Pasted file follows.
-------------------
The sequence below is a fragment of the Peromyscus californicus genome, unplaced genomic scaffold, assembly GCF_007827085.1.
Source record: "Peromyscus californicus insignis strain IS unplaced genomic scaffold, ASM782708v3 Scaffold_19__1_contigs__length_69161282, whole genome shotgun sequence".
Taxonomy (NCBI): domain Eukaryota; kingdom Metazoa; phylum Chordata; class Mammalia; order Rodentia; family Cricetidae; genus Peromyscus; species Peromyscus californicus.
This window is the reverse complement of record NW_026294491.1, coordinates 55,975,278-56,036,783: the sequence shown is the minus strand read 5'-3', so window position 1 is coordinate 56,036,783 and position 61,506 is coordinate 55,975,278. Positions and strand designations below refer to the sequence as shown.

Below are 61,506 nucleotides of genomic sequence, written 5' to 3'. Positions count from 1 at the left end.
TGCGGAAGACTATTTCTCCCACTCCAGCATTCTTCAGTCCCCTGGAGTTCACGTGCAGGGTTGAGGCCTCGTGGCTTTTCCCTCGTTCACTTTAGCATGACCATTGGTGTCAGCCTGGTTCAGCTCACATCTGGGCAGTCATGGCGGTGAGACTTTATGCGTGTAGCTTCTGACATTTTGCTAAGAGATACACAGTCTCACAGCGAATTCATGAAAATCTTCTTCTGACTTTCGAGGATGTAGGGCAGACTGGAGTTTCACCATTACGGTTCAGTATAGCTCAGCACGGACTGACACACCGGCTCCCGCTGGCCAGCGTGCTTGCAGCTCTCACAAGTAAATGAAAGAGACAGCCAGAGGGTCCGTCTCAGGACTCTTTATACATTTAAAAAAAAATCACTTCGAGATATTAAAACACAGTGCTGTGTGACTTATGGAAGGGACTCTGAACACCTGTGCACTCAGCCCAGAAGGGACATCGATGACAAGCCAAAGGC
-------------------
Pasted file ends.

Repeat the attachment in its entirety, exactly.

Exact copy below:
The sequence below is a fragment of the Peromyscus californicus genome, unplaced genomic scaffold, assembly GCF_007827085.1.
Source record: "Peromyscus californicus insignis strain IS unplaced genomic scaffold, ASM782708v3 Scaffold_19__1_contigs__length_69161282, whole genome shotgun sequence".
Taxonomy (NCBI): domain Eukaryota; kingdom Metazoa; phylum Chordata; class Mammalia; order Rodentia; family Cricetidae; genus Peromyscus; species Peromyscus californicus.
This window is the reverse complement of record NW_026294491.1, coordinates 55,975,278-56,036,783: the sequence shown is the minus strand read 5'-3', so window position 1 is coordinate 56,036,783 and position 61,506 is coordinate 55,975,278. Positions and strand designations below refer to the sequence as shown.

Below are 61,506 nucleotides of genomic sequence, written 5' to 3'. Positions count from 1 at the left end.
TGCGGAAGACTATTTCTCCCACTCCAGCATTCTTCAGTCCCCTGGAGTTCACGTGCAGGGTTGAGGCCTCGTGGCTTTTCCCTCGTTCACTTTAGCATGACCATTGGTGTCAGCCTGGTTCAGCTCACATCTGGGCAGTCATGGCGGTGAGACTTTATGCGTGTAGCTTCTGACATTTTGCTAAGAGATACACAGTCTCACAGCGAATTCATGAAAATCTTCTTCTGACTTTCGAGGATGTAGGGCAGACTGGAGTTTCACCATTACGGTTCAGTATAGCTCAGCACGGACTGACACACCGGCTCCCGCTGGCCAGCGTGCTTGCAGCTCTCACAAGTAAATGAAAGAGACAGCCAGAGGGTCCGTCTCAGGACTCTTTATACATTTAAAAAAAAATCACTTCGAGATATTAAAACACAGTGCTGTGTGACTTATGGAAGGGACTCTGAACACCTGTGCACTCAGCCCAGAAGGGACATCGATGACAAGCCAAAGGC